HHS Announces Purchase of Extra Doses of Flu Vaccine From Abroad
HHS Secretary Tommy Thompson announced on Tuesday that FDA has authorized the use of GlaxoSmithKline's flu vaccine Fluarix under an investigational new drug application, and HHS will purchase 1.2 million doses of the vaccine. Beginning this week, those doses will be sent to CDC for distribution to areas in the United States experiencing the most acute shortage. Under the agreement, GSK will make up to four million doses available for U.S. purchase (HHS release, 12/7).
The additional doses will mitigate a U.S. flu vaccine shortage that developed in October when California-based Chiron announced that the British Medicines and Healthcare Products Regulatory Agency suspended the company's manufacturing license at a Liverpool, England, plant that produces about half of the United States' flu vaccine supply. As a result, Chiron will not ship any flu vaccine doses to the United States this season. U.S. officials expected to have about 100 million flu vaccine doses this year. France-based Aventis Pasteur has provided the United States with 58 million flu vaccine doses, and Maryland-based MedImmune provided about three million doses of the nasal-spray flu vaccine FluMist.
The additional foreign doses the United States was considering purchasing were manufactured by a German GSK plant and a Canadian ID Biomedical plant, both of which FDA officials in late October began inspecting for safety. ID Biomedical officials have said they have 1.2 million doses that were manufactured in the event of an unexpected increased demand in Canada (American Health Line, 12/6).
FDA officials have completed inspections in which they examined the foreign vaccine's effectiveness against the season's current flu virus strain, the method used to store the vaccine and the sterility of the manufacturing plants and processes, according to HHS officials (Sherman, AP/Las Vegas Sun, 12/7). The investigational new drug license eliminates the need for the vaccine to pass a 12-month licensing process but requires patients to "read and sign lengthy consent forms," the Atlanta Journal-Constitution reports (McKenna, Atlanta Journal-Constitution, 12/7).
The provisional license also requires that patients see a doctor to receive the vaccine (Rubin, USA Today, 12/7). Surveys have indicated that the additional requirements could discourage some people from seeking the shot (Atlanta Journal-Constitution, 12/7).
The HHS release did not address the purchase of ID Biomedical's doses of flu vaccine (HHS release, 12/7). In a conference call with investors on Monday, ID Biomedical CEO Anthony Holler said that the company might be obligated to reserve its 1.2 million vaccine doses for the Canadian government (USA Today, 12/7). There has been no official announcement of a Canadian flu vaccine shortage, but demand has increased as U.S. residents have traveled to the country in search of the vaccine (Timmerman, Seattle Times, 12/6). Holler said, "We have recently been approached by the Canadian government to purchase these doses, as they are now short of vaccine and they are concerned there could be a spike in demand later in the season" (USA Today 12/7).
ID Biomedical President Todd Patrick said, "[A]s a Canadian company, our board believes we have an obligation to do what they want and a contractual commitment" (Seattle Times, 12/6). Public Health Agency of Canada spokesperson Aggie Adamczyk acknowledged that increased demand could lead to a Canadian shortage; however, she said that the agency has not requested the ID Biomedical doses and that Canada has "enough supply to meet the demand of the public [health] programs" (USA Today, 12/7).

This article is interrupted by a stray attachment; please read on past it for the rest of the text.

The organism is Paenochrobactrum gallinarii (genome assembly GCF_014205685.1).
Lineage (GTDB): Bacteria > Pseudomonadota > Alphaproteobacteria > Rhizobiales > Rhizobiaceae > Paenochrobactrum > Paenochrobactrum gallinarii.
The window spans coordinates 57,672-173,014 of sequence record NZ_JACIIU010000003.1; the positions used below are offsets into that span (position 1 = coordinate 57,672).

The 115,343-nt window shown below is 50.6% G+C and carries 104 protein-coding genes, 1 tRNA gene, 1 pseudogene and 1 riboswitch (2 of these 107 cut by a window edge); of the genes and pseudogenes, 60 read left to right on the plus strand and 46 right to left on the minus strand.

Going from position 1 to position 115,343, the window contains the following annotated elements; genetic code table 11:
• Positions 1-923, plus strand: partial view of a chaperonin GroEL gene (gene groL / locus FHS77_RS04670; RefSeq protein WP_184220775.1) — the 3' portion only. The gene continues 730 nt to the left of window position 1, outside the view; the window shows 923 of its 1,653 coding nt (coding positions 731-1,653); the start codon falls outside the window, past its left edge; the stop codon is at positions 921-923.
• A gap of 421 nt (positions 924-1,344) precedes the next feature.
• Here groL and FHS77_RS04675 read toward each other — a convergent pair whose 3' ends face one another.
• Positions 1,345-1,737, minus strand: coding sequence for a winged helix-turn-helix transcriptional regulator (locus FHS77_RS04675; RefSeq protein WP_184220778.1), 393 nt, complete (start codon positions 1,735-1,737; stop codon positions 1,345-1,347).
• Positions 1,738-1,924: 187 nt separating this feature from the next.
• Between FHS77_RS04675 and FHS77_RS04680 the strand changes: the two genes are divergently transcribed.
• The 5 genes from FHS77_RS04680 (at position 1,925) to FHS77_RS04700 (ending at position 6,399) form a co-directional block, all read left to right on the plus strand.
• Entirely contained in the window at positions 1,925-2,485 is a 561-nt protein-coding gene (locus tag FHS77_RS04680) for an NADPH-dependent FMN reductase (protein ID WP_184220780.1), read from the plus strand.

CDC Director Julie Gerberding, speaking at a meeting of the American Medical Association, noted that the flu season has gotten off to a slow start, with 12 states reporting no flu activity and 35 states reporting "occasional cases" as of Nov. 27, the Journal-Constitution reports. Only New York, Minnesota and Washington state have reported "noticeable" flu activity, according to the Journal-Constitution (Atlanta Journal-Constitution, 12/7).
However, Gerberding said, "A slow start doesn't necessarily reflect a slow season." She added, "The most common month of peak activity is February." Gerberding also praised U.S. residents' "volunteerism" in foregoing the flu vaccine, saying, "The people who should step aside, stepped aside" (Odum, AP/Miami Herald, 12/6).
Officials for ID Biomedical and GSK have said they "plan to seek FDA approval to enter the U.S. [flu vaccine] market on a regular basis," USA Today reports (USA Today, 12/7). ID Biomedical on Monday announced that the company has an agreement with wholesalers Henry Schien, AmerisourceBergen and McKesson to sell vaccine once it receives full FDA approval. The purchase could occur as early as 2005 and could be contracted through 2015. If the vaccine is available by the 2007-2008 flu season, company officials have said the agreement could reach $2.3 billion (Bloomberg/New York Times, 12/7). If the FDA grants the vaccine accelerated approval, the company plans to supply 10 million to 15 million doses of flu vaccine to the United States next year, 20 million to 25 million doses the next season and at least 38 million doses in subsequent years (Seattle Times, 12/6).
Robert Baird analyst Aaron Geist said such contracts could indicate that more companies will enter the U.S. flu vaccine market. CDC spokesperson Bonnie Ahebert said that it was premature to assume that the company could mitigate a U.S. flu vaccine shortage next flu season (Bernstein, Long Island Newsday, 12/6).